Being distinctive with “defining gestures”
Guest post from Anna Eggleton, Managing Partner and head of Service Branding.
One of the ways service companies can be distinctive is to build in ‘defining gestures’. This is the opposite of the much talked about "random acts of kindness", which rely heavily on individual employee engagement, empathy, empowerment and ingenuity. Service companies who focus on random acts of kindness continually struggle to differentiate and replicate their service, the larger and more complex the organisation and the services offered, the more difficult it is to deliver.
Defining gestures are codified demonstrations of the brand's distinctiveness that are hard wired into the service experience. Strong defining gestures remind the customer of what the brand stands for and why they should choose to use it.
At the brandgym we believe that defining gestures are an additional brand property that service brands can utilise to build distinctiveness and memory structure into the brand.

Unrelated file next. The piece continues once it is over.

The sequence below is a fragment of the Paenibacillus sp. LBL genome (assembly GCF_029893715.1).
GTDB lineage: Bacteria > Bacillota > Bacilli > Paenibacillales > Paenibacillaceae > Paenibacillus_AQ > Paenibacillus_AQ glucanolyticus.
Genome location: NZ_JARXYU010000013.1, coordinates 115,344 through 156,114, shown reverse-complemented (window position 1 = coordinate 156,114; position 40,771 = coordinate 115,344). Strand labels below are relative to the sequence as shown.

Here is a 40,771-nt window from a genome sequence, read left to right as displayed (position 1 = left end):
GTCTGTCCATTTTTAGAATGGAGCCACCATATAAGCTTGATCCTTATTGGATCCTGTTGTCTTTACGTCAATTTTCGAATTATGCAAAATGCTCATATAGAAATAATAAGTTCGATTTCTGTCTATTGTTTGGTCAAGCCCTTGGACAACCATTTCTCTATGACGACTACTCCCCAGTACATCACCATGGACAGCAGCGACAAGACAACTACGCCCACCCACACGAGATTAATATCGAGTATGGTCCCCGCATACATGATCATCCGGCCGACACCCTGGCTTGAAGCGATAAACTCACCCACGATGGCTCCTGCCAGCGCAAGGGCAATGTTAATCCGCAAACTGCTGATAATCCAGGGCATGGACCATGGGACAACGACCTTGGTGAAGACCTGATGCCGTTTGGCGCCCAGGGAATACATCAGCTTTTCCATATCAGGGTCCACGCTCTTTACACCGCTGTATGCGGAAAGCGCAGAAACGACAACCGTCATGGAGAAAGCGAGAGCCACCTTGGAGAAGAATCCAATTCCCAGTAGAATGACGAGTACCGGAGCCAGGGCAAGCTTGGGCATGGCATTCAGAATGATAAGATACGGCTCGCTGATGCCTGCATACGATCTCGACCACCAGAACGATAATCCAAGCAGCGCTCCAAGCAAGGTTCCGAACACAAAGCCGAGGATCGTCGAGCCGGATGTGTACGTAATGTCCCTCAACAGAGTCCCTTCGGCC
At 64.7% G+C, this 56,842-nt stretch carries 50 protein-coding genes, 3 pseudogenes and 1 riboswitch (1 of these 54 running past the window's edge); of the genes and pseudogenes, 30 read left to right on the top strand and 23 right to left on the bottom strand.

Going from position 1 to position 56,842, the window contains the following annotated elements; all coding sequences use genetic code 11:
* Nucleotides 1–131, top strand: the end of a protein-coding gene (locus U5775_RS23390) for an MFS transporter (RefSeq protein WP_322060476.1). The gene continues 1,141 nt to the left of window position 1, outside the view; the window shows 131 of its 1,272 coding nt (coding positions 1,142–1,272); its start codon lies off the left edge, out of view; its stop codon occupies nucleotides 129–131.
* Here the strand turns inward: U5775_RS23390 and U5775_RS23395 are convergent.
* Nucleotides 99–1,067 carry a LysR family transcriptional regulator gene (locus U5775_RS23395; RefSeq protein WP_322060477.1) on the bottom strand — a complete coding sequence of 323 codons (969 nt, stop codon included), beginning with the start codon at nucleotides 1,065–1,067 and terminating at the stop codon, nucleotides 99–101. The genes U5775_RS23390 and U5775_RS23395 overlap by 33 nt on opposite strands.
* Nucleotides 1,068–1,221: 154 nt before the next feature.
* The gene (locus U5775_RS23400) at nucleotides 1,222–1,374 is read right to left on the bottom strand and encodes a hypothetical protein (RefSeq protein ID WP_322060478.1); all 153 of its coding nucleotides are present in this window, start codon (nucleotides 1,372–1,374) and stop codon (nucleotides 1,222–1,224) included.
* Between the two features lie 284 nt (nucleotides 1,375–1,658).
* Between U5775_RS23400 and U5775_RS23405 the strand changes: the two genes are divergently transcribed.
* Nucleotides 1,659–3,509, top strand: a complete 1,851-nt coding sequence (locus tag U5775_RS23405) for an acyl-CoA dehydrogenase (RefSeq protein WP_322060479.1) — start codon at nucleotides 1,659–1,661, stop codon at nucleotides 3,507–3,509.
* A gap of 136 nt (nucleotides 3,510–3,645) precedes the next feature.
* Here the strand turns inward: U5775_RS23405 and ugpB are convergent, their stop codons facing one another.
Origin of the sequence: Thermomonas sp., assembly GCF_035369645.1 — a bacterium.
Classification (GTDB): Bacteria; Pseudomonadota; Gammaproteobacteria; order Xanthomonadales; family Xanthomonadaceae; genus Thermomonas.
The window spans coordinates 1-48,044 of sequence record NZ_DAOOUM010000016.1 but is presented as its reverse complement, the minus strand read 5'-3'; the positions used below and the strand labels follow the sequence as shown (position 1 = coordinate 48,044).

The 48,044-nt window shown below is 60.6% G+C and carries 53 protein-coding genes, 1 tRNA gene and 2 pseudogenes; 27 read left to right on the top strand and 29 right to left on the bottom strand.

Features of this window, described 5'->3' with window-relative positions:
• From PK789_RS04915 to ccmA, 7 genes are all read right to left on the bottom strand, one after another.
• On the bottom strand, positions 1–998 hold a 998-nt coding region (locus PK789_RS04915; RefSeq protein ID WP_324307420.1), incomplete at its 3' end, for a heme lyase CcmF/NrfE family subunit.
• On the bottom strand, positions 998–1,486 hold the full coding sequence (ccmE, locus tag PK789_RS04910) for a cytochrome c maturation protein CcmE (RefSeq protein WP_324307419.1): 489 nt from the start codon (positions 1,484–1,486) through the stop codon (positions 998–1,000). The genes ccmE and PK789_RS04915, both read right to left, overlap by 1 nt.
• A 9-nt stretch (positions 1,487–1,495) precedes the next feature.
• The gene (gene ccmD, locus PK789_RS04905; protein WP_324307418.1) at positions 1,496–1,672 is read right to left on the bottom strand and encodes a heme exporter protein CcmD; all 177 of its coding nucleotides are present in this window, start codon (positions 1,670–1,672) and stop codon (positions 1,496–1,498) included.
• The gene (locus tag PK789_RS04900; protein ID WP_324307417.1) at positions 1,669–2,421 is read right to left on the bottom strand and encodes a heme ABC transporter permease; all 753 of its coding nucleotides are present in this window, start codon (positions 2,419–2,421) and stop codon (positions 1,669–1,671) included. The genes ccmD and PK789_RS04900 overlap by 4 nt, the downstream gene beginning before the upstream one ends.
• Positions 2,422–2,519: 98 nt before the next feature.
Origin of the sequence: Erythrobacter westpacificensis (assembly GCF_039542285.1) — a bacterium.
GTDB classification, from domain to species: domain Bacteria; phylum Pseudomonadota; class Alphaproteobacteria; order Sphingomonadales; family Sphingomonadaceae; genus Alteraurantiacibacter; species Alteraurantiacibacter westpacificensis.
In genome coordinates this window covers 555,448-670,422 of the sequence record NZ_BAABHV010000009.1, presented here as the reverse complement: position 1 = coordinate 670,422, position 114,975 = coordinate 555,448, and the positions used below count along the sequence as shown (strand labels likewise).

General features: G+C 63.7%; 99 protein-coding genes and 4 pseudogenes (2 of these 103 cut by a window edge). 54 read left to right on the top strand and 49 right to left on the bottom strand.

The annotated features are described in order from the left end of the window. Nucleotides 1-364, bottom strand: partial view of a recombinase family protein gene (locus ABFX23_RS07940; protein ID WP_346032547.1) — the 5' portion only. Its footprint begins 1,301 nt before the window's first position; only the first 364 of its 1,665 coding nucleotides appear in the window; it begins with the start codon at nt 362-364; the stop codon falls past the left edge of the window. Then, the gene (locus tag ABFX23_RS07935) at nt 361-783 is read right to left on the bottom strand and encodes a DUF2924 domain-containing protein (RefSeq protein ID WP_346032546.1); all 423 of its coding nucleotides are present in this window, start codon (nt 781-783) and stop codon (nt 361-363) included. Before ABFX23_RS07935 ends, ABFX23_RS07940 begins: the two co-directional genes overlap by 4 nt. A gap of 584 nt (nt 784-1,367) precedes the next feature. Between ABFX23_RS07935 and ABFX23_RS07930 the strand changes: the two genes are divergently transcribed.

So what are some of the rules for defining gestures?
1. Consistency over time – Doubletree Hilton give you a homemade chocolate chip cookie kept warm in a specially built warming tray under the desk. The warm, yummy chocolate chip cookie is their way of demonstrating they care. As with all strong brand properties it has longevity and has been used for over 25 years. Creating 28 million consistent touch points each year across the globe.
3. Customer involvement – Waitrose (a premium British supermarket chain) – At the end of your shop, you are handed a green plastic token to place in a box of the good cause you’d most like to support. The more tokens a cause gets, the bigger the donation they receive. A physical demonstration the ‘Waitrose way’.
In conclusion, defining gestures that are on brand and executed consistently over many years are a great way to build distinctiveness into your brand.